The prospect of machines stealing our jobs has perturbed and enraged humans for at least 200 years. The Luddites hit the alarm bell, and not without reason: The automation of weaving and spinning technology displaced an entire class of skilled artisans. But ever since, economists and historians have dismissed the Luddites as jokes, because the forces of industrialization they decried ended up making the world a far richer and more comfortable place. Technological progress has created far more jobs than it has destroyed.
So far. But this time might be different. This time, writes Martin Ford in "Rise of the Robots: Technology and the Threat of a Jobless Future," the robots are coming for (almost) all the jobs. They're getting too smart, too flexible and too convenient. And that's a problem, because if robots take all the jobs, our long march of progress may well go into reverse.
Ford's thesis is not new. Similar outbursts of techno-pessimism pop up every time the economy takes a downturn or machines make a paradigm leap. Indeed, Ford, a former Silicon Valley software entrepreneur, has already written one book on the same topic, 2009's "The Lights in the Tunnel: Automation, Accelerating Technology and the Economy of the Future."
"Rise of the Robots" is better than "Lights in the Tunnel," in part because Ford has spent the intervening years honing his argument in response to criticisms levied at his first warning salvo. "Rise of the Robots" is also more relevant now than ever; the arrival of self-driving cars, Jeopardy-winning IBM computers, package-delivering drones, Siri and the rapidly accelerating digitization of everything strongly suggests that the technological progress we've already witnessed is just the beginning. Lucid, comprehensive and unafraid to grapple fairly with those who dispute Ford's basic thesis, "Rise of the Robots" is an indispensable contribution to a long-running argument.
But what's most interesting about "Rise of the Robots" is that it isn't actually a narrative about the imminent triumph of soulless automatons. Robots aren't the enemy. The real villain here is capitalism: a stupid form of capitalism that seems dead set on destroying itself. It would be ironic if it weren't our own future that was in peril. The relentless drive by capital to cut costs and boost profits is threatening to destroy the wellspring of economic growth that capitalism requires. Because when there are no jobs for humans, there will be no consumers with the disposable income to buy the products being produced so efficiently by robots. Henry Ford understood this when he paid his workers high enough wages to buy his cars. Today's titans of the economy appear to have forgotten the lesson.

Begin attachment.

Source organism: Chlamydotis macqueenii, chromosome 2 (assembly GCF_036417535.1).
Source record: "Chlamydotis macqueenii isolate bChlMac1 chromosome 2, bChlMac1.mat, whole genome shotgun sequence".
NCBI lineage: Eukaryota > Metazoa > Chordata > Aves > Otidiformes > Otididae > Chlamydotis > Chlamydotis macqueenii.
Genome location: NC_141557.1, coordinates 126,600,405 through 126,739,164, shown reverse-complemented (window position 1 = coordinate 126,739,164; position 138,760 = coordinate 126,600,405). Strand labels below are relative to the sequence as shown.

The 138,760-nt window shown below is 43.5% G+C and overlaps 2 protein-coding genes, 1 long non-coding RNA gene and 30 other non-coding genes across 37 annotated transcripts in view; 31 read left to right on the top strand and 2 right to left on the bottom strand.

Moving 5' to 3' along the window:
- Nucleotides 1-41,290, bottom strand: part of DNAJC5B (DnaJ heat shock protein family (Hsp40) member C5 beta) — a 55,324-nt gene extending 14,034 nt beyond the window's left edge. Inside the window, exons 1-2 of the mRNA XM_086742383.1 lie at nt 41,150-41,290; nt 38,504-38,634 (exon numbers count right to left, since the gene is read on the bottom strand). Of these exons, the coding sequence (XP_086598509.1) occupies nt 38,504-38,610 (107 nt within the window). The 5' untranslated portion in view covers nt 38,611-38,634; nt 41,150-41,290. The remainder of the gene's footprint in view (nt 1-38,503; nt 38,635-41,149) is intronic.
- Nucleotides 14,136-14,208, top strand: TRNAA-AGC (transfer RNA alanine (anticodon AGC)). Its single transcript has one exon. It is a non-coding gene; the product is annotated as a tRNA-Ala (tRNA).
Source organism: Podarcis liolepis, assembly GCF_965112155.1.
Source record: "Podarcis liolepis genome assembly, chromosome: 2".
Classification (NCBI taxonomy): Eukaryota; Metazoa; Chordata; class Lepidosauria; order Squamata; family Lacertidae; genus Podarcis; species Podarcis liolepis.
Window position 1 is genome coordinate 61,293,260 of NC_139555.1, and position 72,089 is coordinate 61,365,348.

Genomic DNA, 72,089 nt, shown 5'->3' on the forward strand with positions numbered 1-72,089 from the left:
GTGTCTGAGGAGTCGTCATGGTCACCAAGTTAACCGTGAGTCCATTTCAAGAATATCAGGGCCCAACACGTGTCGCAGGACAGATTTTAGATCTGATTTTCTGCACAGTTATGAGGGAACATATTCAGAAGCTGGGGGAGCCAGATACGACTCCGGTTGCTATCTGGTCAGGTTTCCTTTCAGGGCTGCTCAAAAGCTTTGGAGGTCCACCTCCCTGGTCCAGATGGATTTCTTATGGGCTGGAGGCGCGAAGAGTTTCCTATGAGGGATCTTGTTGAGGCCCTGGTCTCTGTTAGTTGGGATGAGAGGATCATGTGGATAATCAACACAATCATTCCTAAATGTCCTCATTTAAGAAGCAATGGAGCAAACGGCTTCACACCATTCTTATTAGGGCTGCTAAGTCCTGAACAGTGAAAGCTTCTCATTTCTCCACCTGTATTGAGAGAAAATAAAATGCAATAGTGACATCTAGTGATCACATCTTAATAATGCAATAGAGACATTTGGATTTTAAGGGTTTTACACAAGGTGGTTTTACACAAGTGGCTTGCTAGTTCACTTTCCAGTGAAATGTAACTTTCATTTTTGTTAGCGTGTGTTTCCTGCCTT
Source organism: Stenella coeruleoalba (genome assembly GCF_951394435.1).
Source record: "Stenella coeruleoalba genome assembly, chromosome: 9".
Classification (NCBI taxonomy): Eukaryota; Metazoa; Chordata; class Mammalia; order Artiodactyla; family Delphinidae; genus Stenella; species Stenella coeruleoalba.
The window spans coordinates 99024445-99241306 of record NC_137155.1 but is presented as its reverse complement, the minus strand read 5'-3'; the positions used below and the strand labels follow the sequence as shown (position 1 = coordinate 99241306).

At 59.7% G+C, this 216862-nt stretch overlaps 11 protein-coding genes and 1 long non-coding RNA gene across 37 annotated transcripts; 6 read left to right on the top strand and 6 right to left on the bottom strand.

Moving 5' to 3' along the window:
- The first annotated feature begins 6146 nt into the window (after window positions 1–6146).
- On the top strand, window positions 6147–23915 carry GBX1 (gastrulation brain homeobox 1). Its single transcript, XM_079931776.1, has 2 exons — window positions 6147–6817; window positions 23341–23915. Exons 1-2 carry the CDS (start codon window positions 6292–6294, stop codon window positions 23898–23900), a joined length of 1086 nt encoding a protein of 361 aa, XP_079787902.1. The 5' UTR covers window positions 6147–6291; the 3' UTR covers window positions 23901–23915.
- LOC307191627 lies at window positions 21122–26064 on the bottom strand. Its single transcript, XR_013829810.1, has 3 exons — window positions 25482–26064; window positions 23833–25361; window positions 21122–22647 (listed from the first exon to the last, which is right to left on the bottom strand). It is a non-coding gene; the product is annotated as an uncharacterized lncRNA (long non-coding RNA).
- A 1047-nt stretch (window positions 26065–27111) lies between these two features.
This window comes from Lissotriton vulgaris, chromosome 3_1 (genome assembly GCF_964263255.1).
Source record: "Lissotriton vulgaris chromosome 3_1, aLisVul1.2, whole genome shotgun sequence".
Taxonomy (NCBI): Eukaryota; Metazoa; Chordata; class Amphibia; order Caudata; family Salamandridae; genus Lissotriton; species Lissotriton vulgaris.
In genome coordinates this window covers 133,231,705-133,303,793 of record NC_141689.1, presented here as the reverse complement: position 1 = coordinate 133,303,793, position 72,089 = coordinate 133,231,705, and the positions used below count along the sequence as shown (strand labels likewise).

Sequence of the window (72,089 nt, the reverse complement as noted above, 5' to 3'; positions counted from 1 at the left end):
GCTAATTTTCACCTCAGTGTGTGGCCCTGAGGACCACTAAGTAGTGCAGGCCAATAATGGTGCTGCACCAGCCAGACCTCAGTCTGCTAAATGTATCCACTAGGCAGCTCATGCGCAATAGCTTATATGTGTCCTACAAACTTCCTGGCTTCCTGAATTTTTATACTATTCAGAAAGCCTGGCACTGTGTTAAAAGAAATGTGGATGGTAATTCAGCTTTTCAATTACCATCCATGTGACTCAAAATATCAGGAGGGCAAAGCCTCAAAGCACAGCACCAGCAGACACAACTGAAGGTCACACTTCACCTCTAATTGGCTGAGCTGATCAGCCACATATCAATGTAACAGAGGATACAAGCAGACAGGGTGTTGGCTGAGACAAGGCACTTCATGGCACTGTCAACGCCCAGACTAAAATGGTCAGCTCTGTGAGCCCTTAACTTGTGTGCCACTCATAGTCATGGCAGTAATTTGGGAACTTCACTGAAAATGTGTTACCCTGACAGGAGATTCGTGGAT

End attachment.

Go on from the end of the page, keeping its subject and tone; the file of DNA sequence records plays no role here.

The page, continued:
There's more than just the inexorable advance of machine intelligence at play here. "Rise of the Robots" argues that globalization, the decline of unions and the capture of government by special interests have all contributed to a well-documented rise in economic inequality. Increasingly sophisticated automation exacerbates the destructive effect of all these other factors. The result: "The fruits of innovation throughout the economy are now accruing almost entirely to business owners and investors," writes Ford.
So what can we do? The standard prescription is more education. Keep ahead of the robots by acquiring skills. Some techno-utopians go so far as to suggest that technology will save us from technology, by "disrupting" higher education with cheap online classes, and thus vastly expanding educational opportunity for all.
Ford doesn't buy it. Staying ahead is a loser's race, in which ever larger numbers of people fight for ever smaller numbers of jobs.
"We are running up against a fundamental limit both in terms of the capabilities of the people being herded into colleges and the number of high-skill jobs that will be available for them if they manage to graduate," writes Ford. "The problem is that the skills ladder is not really a ladder at all: it is a pyramid, and there is only so much room at the top."
That's a bleak view. Even bleaker, however, are the prospects for success of Ford's preferred "dramatic policy response" — a redistribution of wealth from the winners to everybody else, in the form of a "guaranteed basic income" that ensures displaced workers have enough income to keep the consumer economy chugging along.
Ford is not wrong when he declares that "a fundamental restructuring of our economic rules will be required." But it's hard to see how this will happen. Which leaves us in a pickle. Economic inequality is growing. Robots are gobbling up more and more jobs. A broken political system is unable to fix the problem. Call it the Luddites' revenge. The Industrial Revolution's chickens are finally coming home to roost.
Leonard is a freelance writer living in Berkeley.
Rise of the Robots
Technology and the Threat of a Jobless Future